Stanley Uzoaru, Owerri
Communities in Ohaji/Egbema and Oguta local government areas of Imo State have surrendered to fate, following the annual flood that ravages their homes and farms. The two council areas reputed for their agricultural endowments are yet to find answers to the yearly plague that befalls their communities.
While many communities in the state count their blessings during rainy season, these communities gnash their teeth while hopelessly waiting for a permanent solution to the flooding that has reduced the economic and social activities of the area.
This year was no exception, as the disaster seemed to have escalated rather than subsided. For instance, the National Emergency Management Agency (NEMA), Abia/Imo zonal office, which accompanied the deputy governor, Gerald Ironna, when he visited the site on Saturday, July 13, said the number of displaced persons was 2,000, while 60 houses were submerged.
But just after two days’ downpour in the areas, the number of displaced persons rose astronomically to 6,000, while submerged houses also extended to 6,000 from the 15 communities of Abacheke, Ezi Orsu, Orsu Obodo, Mmahu, Abor, Okolochi, Etekuru, Obiaakpu and Obile, others Oguta one and two and Umuorji.
The flood completely submerged some buildings, forcing the occupants to seek refuge in neighbouring communities. Besides, the flood destroyed most of their cash crops, while some were prematurely harvested. Similarly, those involved in fish farming counted their losses as the flood washed their fishes away.
One of the victims, Bonadventure Nzoma, a fish farmer from Mmahu, recounted his losses when the lawmaker representing Oguta, Oru West and Ohaji/Egbema Federal Constituency, Kingsley Uju, visited the flooded area to assess the damage.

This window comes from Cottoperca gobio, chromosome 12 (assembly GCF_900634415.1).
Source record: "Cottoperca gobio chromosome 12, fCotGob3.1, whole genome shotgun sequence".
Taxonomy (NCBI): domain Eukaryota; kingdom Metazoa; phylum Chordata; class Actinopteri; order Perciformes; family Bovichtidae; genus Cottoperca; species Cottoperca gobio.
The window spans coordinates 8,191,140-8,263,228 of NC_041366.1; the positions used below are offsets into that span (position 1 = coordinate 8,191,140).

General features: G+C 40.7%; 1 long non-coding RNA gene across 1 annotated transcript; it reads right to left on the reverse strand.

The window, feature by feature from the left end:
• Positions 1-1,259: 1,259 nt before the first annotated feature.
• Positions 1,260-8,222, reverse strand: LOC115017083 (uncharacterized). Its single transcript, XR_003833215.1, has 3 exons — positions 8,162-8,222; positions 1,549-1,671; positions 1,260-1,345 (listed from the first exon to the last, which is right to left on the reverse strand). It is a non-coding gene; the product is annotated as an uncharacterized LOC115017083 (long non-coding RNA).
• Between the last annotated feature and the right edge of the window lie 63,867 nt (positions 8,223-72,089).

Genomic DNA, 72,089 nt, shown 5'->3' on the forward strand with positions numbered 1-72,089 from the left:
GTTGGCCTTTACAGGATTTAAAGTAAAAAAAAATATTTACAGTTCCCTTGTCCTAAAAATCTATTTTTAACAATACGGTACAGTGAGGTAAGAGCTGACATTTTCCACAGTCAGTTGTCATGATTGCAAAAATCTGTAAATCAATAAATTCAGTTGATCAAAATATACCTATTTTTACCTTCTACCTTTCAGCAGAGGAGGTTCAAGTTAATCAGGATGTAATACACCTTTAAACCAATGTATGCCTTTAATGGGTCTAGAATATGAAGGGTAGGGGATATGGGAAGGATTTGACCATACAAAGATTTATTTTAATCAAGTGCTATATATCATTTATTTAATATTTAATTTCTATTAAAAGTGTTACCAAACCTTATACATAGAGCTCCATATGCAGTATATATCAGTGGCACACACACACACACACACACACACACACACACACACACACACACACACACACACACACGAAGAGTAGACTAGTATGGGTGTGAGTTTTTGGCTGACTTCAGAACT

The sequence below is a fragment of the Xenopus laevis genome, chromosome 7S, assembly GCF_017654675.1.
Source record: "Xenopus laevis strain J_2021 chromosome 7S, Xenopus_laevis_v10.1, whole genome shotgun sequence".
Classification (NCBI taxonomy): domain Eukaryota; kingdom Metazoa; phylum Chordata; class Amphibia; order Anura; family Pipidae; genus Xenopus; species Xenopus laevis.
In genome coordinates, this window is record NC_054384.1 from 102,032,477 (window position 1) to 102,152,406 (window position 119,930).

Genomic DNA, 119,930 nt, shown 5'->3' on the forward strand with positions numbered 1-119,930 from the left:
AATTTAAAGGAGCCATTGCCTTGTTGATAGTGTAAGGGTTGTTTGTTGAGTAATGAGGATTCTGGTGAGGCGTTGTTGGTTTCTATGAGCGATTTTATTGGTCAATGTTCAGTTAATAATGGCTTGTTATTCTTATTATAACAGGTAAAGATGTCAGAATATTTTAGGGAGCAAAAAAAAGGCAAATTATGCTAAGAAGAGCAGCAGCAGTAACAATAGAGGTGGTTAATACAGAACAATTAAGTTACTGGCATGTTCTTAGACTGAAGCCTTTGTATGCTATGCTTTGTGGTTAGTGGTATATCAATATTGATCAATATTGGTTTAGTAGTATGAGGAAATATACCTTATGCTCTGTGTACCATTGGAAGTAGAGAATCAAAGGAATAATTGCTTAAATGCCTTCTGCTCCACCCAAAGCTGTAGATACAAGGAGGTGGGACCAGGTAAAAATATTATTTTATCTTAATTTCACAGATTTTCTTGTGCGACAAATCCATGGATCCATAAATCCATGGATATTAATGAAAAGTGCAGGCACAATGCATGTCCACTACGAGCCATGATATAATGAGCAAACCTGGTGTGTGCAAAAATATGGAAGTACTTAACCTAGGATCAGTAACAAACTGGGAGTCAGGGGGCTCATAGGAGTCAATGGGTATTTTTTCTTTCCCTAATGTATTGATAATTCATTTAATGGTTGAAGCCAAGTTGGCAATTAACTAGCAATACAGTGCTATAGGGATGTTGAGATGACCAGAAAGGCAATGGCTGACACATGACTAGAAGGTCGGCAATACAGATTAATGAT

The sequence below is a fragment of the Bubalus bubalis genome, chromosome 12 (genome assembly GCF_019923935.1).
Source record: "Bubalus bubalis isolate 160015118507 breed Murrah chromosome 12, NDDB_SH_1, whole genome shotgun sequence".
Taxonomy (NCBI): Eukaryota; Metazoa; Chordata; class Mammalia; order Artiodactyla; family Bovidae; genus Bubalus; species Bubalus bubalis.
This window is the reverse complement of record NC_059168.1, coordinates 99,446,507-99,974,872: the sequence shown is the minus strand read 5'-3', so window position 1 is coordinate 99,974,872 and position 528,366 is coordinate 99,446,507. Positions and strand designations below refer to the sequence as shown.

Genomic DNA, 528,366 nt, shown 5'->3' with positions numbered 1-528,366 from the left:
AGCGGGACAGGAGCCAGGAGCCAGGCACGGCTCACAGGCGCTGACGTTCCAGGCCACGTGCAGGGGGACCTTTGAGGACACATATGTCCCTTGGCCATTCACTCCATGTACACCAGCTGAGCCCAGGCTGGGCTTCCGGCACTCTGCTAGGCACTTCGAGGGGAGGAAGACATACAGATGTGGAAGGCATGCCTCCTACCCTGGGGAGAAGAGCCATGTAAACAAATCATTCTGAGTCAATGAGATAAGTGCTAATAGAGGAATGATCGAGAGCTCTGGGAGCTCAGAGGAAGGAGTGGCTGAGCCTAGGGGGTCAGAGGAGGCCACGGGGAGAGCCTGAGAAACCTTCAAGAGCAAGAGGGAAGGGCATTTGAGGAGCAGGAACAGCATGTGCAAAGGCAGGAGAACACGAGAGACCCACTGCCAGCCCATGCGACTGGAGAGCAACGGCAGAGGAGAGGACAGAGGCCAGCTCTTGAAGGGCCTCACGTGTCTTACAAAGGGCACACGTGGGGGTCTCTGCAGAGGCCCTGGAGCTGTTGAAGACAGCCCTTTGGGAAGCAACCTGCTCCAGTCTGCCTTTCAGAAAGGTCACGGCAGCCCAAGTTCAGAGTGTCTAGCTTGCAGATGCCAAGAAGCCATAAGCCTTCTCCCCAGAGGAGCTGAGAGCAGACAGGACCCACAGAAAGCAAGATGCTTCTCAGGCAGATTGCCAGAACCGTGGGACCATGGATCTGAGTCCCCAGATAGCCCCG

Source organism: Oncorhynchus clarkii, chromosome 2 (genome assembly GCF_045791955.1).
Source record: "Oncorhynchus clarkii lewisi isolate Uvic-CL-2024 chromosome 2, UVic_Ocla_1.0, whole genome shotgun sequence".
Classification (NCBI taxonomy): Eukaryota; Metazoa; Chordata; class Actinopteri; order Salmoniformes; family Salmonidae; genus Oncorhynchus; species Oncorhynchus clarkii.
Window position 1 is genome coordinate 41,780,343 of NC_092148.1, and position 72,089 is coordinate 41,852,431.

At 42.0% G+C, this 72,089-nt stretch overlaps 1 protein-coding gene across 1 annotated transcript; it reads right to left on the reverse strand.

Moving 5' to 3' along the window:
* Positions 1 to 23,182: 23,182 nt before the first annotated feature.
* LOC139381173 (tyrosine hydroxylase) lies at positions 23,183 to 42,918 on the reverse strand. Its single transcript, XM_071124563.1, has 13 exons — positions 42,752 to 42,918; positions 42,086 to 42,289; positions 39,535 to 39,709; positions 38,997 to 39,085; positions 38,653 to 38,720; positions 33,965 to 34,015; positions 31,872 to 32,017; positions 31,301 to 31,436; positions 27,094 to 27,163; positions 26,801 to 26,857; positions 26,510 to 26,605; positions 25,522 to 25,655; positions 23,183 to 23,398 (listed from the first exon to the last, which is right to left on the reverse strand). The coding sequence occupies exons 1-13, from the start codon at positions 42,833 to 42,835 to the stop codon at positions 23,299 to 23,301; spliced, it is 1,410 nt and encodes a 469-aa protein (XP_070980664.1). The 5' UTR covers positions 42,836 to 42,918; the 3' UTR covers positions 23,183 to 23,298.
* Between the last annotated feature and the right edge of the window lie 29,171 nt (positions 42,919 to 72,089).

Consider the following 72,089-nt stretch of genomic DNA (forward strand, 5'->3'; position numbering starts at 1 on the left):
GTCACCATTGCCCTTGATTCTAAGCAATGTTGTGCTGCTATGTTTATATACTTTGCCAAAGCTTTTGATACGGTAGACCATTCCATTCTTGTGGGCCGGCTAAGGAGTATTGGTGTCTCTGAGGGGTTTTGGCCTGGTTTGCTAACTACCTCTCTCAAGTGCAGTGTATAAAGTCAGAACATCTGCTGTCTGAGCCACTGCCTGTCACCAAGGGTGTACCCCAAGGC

According to Nzoma, 3,000 of his live fishes, including fingerlings and three crocodiles that he was rearing escaped as a result of the flood.
“I have been in this fish farming business for 11 years. I inherited it from my father; this year seemed to be different, the flood completely covered my fish pond, causing about 3,000 fishes to escape, including my fingerlings and three crocodiles,” Nzoma said.
The people’s ordeal did not end there, as there were lots of health hazards and dangers inherent in the disaster. In fact, the escape of the three crocodiles caused panic among residents. There were fears that the wild creatures would move into people’s homes or farms.
So far, the community has witnessed increased cases of malaria fever as a result of the flooding, while sand flies have taken over the place, reportedly sending residents to early sleep at night.
Youth leader of Mmahu, community, Godstime Amadi described the situation as pathetic. He put the cost of property the community has lost to the flood at over N200 million. Also, Mrs. Udoka Uzoma told our correspondent that she lost her furniture and food items to the flood.
“We have moved out of our homes, as you can see, we stay in other people’s homes without means of livelihood; the flood has damaged all that we have. We are appealing to the government to come to our rescue before we die of hunger and starvation,” Uzoma said.
At the time of Daily Sun’s visit, some of the residents were still trapped in the submerged farm settlements.
Places of worship in the communities were not spared; hence, the people forfeited their various churches on Sunday.
The Abia/Imo zonal director of NEMA, Evans Ugoh, has traced the cause of the flooding to the overflow of the Orashi River and the Oguta Lake.
He advised that embankments be built around the shore to curb the flow of water to the communities.
However, the House of Representatives member, Kingsley Uju, was not losing sleep over the matter. Having ascertained the level of damage, the lawmaker has promised to table the matter at the floor of the House, while also appealing to both the federal and state governments to come to the aid of the victims and the communities.
According to Uju, “Property worth millions of naira has gone with the flood. The people no longer have means of livelihood, as you can see, they are basically farmers, the flood has washed their crops away, leaving them in hunger, they have also been exposed to humanitarian crisis, many are bedridden as a result of mosquito bites accompanied by the flood, we appeal to the federal government and the state to quickly come to the aid of these people.”